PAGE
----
This book was so much better than I expected. Set in small town Paris, Arkansas, it's an homage to that time & place in America when Main Street thrived, before the giant superstores came in and took all their business away. The main characters have been friends since the first grade, who grew up when Main Street was bustling but now, 40 years later, it's dead.

The relationships between the characters are not contrived. They're very real. The characters are so well-drawn, I feel as if I could recognize them walking down my very own street.

The premise is that Wood's daughter Elizabeth is engaged to Luke, the son of a woman he dated in high school. Luke & Elizabeth do not know about the romance their parents had. In high school, Wood dated (and later married) Milan, but they broke up for one year during which time he dated the exhilarating free-spirited Duff. They had a chemistry like no other and the thought of Duff returning to Paris for the wedding puts everyone in a state, especially Milan. Milan is terrified that Duff will woo her husband away from her.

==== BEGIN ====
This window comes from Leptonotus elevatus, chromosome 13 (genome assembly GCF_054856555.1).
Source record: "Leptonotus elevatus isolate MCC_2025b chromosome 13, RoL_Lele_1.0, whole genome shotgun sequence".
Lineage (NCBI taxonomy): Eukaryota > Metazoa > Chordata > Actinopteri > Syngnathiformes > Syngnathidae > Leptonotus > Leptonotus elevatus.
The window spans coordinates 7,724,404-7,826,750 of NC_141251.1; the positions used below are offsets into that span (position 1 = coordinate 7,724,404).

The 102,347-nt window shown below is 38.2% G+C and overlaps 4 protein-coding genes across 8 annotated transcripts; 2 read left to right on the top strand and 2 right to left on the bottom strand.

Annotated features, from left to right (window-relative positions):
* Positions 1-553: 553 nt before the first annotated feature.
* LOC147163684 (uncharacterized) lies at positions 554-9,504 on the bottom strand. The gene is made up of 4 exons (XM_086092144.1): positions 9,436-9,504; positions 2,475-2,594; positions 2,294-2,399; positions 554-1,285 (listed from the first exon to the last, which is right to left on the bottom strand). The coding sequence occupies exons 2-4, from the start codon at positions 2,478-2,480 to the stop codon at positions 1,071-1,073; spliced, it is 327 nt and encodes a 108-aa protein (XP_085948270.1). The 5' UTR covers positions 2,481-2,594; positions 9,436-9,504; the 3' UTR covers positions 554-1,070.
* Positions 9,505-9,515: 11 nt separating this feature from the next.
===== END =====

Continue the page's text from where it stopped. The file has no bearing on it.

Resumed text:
The plot, while interesting, is not as memorable as the characters. These people are wonderful. Milan's best friend and local baker, Mavis. Wood's best friends, Earl Brundidge & Carl Jeter.

The book could have ended a few pages early (it sort of goes on a bit at the end), but that's my only complaint.
Guest More than 1 year ago
Liberating Paris was an unexpected pleasure to read. Linda Bloodworth Thomason is new to me (as a novelist) and I did not expect such an expertly woven tale filled with multi-faceted characters, irony, and charming wit that I found in Paris, AR. I truly hope she writes another novel.
Guest More than 1 year ago